This album single handedly defined the sound of British blues in the 1960’s and was recorded at at Decca Studios in London in April 1966 in only three days. Eric Clapton’s use of a Gibson Les Paul through a Marshall ‘Bluesbreaker’ amp is now legendary in all musical circles, and it’s one of the best guitar tones that you will ever hear on any musical recording. When in the studio, Clapton insisted that his amp must be turned all the way up and the mic placed across the other side of the room in order to achieve the tone and sound that he wanted. The technicians had never experienced this technique before but the results were mind blowing.
Bandleader John Mayall had already released an album the previous year, however this was to be his commercial breakthrough. The band around him consisted of John McVie on bass (later of Fleetwood Mac), Hughie Flint on drums and Eric Clapton on guitar. Mayall could also play guitar but left all the duties to Clapton, instead playing harmonica, piano and hammond organ.
- All Your Love
- Little Girl
- Another Man
- Double Crossing Time
- What I’d Say
- Key To Love
- Parchman Farm
- Have You Heard
- Ramblin’ On My Mind
- Steppin’ Out
- It Ain’t Right
The instrumental tracks ‘Steppin’ Out’ and ‘Hideaway’ really showcase Eric Clapton’s ability as a guitarist as does his solo on ‘Have You Heard’. The guitar tone on these three tracks along with ‘All Your Love’ are simply divine. The band aimed to recreate their live sound on this record as best they could, after the failed attempt to record a live album a few months previously where the tracks were discarded due to their poor sound quality. ‘Another Man’ is a track which only features Mayall on harmonica and vocals, although the rest of the band add finger clicks in the background to keep the beat. It’s a beautiful track which you wish could go on and on but it lasts less then 2 minutes.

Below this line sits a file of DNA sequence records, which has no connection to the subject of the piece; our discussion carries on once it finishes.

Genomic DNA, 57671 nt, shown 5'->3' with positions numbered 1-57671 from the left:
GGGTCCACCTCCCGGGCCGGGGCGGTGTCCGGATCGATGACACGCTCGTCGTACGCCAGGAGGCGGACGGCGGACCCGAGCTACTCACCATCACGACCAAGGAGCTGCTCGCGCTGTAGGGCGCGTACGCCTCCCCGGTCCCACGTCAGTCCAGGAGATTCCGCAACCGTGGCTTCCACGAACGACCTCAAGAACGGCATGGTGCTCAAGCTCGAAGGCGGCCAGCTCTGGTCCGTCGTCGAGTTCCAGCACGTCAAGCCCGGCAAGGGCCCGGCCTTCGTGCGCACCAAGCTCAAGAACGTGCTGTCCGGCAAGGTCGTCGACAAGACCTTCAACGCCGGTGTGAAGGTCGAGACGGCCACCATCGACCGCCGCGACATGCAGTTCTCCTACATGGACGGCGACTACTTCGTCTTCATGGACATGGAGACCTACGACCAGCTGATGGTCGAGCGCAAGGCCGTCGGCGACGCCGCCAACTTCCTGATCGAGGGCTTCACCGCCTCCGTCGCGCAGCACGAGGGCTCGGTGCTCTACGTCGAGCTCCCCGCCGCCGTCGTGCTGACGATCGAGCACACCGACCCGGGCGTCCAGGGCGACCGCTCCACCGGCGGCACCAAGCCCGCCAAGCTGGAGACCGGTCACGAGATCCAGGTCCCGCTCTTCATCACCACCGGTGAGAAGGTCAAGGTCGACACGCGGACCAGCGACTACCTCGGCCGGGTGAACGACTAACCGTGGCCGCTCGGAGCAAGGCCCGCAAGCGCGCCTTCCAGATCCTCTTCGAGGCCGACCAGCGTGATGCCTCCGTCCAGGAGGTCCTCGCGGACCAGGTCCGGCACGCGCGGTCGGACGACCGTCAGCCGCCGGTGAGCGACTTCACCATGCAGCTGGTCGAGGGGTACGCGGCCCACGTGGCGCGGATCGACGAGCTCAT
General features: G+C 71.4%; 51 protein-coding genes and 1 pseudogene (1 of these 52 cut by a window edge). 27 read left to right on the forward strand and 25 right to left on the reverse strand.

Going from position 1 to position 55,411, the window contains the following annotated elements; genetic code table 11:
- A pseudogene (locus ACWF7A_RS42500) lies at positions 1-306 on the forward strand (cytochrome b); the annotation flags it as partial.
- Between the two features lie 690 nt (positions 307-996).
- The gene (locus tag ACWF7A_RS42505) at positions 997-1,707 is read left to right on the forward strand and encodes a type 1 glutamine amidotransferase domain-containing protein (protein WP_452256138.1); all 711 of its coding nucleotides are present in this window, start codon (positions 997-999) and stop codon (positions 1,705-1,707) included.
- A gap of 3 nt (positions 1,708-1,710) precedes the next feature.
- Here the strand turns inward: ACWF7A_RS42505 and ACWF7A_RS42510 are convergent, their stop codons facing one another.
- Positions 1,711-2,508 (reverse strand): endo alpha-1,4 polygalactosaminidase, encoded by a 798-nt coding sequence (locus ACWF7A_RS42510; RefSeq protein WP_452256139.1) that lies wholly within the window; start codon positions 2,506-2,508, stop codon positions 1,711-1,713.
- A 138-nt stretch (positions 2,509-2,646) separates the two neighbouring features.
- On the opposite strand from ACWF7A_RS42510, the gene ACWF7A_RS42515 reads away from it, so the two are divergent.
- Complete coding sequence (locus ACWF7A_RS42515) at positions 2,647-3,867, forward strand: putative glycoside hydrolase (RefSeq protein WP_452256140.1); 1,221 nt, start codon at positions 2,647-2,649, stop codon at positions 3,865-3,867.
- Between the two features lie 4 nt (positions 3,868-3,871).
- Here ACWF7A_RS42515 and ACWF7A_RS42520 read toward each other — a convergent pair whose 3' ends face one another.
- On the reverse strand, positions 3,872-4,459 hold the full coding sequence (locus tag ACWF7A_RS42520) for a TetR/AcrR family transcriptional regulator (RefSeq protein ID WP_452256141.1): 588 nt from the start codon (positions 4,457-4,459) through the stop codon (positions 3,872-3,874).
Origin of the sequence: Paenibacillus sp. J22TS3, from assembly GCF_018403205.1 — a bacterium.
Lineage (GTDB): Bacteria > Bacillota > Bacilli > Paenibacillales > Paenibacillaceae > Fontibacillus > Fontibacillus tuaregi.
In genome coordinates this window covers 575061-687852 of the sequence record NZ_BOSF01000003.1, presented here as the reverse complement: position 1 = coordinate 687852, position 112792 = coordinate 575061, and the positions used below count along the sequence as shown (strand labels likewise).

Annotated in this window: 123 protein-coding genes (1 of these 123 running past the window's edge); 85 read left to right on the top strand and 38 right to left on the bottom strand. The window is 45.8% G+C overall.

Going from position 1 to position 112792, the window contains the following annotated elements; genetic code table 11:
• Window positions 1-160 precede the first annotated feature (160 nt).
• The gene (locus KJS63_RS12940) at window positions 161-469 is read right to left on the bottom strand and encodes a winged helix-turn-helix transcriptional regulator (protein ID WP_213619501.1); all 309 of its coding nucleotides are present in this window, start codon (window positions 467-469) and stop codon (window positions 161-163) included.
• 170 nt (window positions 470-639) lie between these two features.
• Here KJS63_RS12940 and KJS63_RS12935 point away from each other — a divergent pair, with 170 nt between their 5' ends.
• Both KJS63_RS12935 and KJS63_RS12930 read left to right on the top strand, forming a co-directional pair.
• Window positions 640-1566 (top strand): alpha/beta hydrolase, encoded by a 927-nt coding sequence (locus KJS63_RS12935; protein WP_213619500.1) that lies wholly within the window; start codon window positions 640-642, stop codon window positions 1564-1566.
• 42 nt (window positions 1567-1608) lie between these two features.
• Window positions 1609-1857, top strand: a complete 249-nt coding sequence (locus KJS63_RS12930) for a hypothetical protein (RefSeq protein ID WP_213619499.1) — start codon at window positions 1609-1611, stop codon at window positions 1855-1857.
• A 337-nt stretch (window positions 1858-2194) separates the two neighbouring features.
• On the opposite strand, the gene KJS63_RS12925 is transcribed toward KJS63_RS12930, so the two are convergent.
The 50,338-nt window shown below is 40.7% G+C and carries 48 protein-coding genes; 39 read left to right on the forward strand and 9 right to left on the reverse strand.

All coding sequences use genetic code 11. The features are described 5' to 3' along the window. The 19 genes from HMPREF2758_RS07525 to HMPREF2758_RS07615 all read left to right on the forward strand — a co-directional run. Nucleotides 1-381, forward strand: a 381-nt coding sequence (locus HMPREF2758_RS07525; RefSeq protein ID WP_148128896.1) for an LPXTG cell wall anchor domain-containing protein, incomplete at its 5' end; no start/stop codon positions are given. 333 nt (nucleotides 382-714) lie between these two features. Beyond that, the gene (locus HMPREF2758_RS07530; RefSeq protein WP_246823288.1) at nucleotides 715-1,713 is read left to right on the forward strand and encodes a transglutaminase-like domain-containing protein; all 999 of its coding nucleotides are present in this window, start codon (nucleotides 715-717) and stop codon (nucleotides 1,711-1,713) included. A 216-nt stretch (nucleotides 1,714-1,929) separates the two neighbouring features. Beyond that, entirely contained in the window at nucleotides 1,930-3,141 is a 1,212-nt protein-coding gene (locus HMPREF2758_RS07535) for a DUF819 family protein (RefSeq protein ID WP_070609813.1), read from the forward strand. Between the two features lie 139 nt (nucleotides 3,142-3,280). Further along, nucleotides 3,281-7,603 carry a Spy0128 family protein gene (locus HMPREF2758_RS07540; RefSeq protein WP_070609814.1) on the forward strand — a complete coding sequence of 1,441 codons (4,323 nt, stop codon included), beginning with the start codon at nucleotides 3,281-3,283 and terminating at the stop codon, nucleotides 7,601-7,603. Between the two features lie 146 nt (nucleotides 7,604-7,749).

‘Ramblin’ On My Mind’ is a Robert Johnson song which features Eric Clapton on lead vocals for the first time in his life. It’s a very simple rendition of a classic song, but it’s superb and features just Clapton on guitar backed up by Mayall on piano. ‘Little Girl’, ‘Parchman Farm’ and ‘Key To Love’ are fast paced songs that really show the calibre of the musicians, with great bass lines, stunning guitar solos and solid drumming. ‘What I’d Say’ is exactly the same and features a great drum solo from Flint and great hammond organ from Mayall. The final track ‘It Ain’t Right’ is all about Mayall who is on harmonica again and lead vocals, supported by a fantastic rhythm section. Whereas tracks like ‘Hideaway’ and ‘Steppin’ Out’ showcase Clapton on guitar, Mayall takes over the lead duties on this track with his energetic harmonica playing. It’s a great song and really shows what the band can do.
Before the album was recorded and released, the band played sold out gigs almost night after night up and down the country. This is a reason why the band are tight on this album, having done everything together on the road for months on end. Clapton left the Bluesbreakers three days after this album was released to go on and play with Cream which he had formed a month earlier with Ginger Baker and Jack Bruce. Mayall never really had another guitarist quite like Clapton again and we’re left thinking what might have been if he’d stayed.
Even though Clapton went on to achieve so much more in his career, he might not have without this album. This album defined him as a guitarist and musician, with ‘Clapton is God’ graffiti springing up all over London. It’s a fantastic album and nothing can be taken away from John Mayall. He was and is one of the greatest blues musicians England has ever produced and he started the careers of so many young musicians. He’s a passionate bluesman and it really comes out in this album.